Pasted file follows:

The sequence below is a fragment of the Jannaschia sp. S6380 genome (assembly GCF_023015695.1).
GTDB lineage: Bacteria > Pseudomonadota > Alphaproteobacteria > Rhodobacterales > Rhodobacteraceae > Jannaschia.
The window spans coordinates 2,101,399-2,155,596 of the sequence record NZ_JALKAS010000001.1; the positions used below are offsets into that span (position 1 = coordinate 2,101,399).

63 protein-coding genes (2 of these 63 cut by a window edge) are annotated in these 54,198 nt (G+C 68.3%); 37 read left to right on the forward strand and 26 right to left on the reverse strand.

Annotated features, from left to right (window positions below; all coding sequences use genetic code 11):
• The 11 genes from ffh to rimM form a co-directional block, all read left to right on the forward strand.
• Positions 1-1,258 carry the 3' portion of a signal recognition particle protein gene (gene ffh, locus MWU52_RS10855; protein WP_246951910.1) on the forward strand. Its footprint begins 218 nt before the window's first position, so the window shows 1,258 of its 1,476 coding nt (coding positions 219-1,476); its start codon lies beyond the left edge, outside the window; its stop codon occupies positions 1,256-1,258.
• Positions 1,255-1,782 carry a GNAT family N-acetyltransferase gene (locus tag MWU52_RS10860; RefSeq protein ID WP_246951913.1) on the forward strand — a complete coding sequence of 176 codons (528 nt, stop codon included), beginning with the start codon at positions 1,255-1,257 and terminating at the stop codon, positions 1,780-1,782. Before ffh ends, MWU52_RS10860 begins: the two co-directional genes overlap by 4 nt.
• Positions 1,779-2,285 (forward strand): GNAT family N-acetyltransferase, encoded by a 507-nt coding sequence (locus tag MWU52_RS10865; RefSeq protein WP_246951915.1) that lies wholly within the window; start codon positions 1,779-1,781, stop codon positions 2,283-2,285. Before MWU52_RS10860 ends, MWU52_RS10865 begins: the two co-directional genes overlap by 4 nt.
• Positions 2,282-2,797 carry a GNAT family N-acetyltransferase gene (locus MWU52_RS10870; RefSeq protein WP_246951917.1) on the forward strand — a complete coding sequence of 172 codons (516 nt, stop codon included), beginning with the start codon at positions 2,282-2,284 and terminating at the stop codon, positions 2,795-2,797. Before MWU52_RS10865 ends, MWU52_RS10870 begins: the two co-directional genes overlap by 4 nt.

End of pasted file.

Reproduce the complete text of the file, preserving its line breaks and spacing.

The sequence below is a fragment of the Jannaschia sp. S6380 genome (assembly GCF_023015695.1).
GTDB lineage: Bacteria > Pseudomonadota > Alphaproteobacteria > Rhodobacterales > Rhodobacteraceae > Jannaschia.
The window spans coordinates 2,101,399-2,155,596 of the sequence record NZ_JALKAS010000001.1; the positions used below are offsets into that span (position 1 = coordinate 2,101,399).

63 protein-coding genes (2 of these 63 cut by a window edge) are annotated in these 54,198 nt (G+C 68.3%); 37 read left to right on the forward strand and 26 right to left on the reverse strand.

Annotated features, from left to right (window positions below; all coding sequences use genetic code 11):
• The 11 genes from ffh to rimM form a co-directional block, all read left to right on the forward strand.
• Positions 1-1,258 carry the 3' portion of a signal recognition particle protein gene (gene ffh, locus MWU52_RS10855; protein WP_246951910.1) on the forward strand. Its footprint begins 218 nt before the window's first position, so the window shows 1,258 of its 1,476 coding nt (coding positions 219-1,476); its start codon lies beyond the left edge, outside the window; its stop codon occupies positions 1,256-1,258.
• Positions 1,255-1,782 carry a GNAT family N-acetyltransferase gene (locus tag MWU52_RS10860; RefSeq protein ID WP_246951913.1) on the forward strand — a complete coding sequence of 176 codons (528 nt, stop codon included), beginning with the start codon at positions 1,255-1,257 and terminating at the stop codon, positions 1,780-1,782. Before ffh ends, MWU52_RS10860 begins: the two co-directional genes overlap by 4 nt.
• Positions 1,779-2,285 (forward strand): GNAT family N-acetyltransferase, encoded by a 507-nt coding sequence (locus tag MWU52_RS10865; RefSeq protein WP_246951915.1) that lies wholly within the window; start codon positions 1,779-1,781, stop codon positions 2,283-2,285. Before MWU52_RS10860 ends, MWU52_RS10865 begins: the two co-directional genes overlap by 4 nt.
• Positions 2,282-2,797 carry a GNAT family N-acetyltransferase gene (locus MWU52_RS10870; RefSeq protein WP_246951917.1) on the forward strand — a complete coding sequence of 172 codons (516 nt, stop codon included), beginning with the start codon at positions 2,282-2,284 and terminating at the stop codon, positions 2,795-2,797. Before MWU52_RS10865 ends, MWU52_RS10870 begins: the two co-directional genes overlap by 4 nt.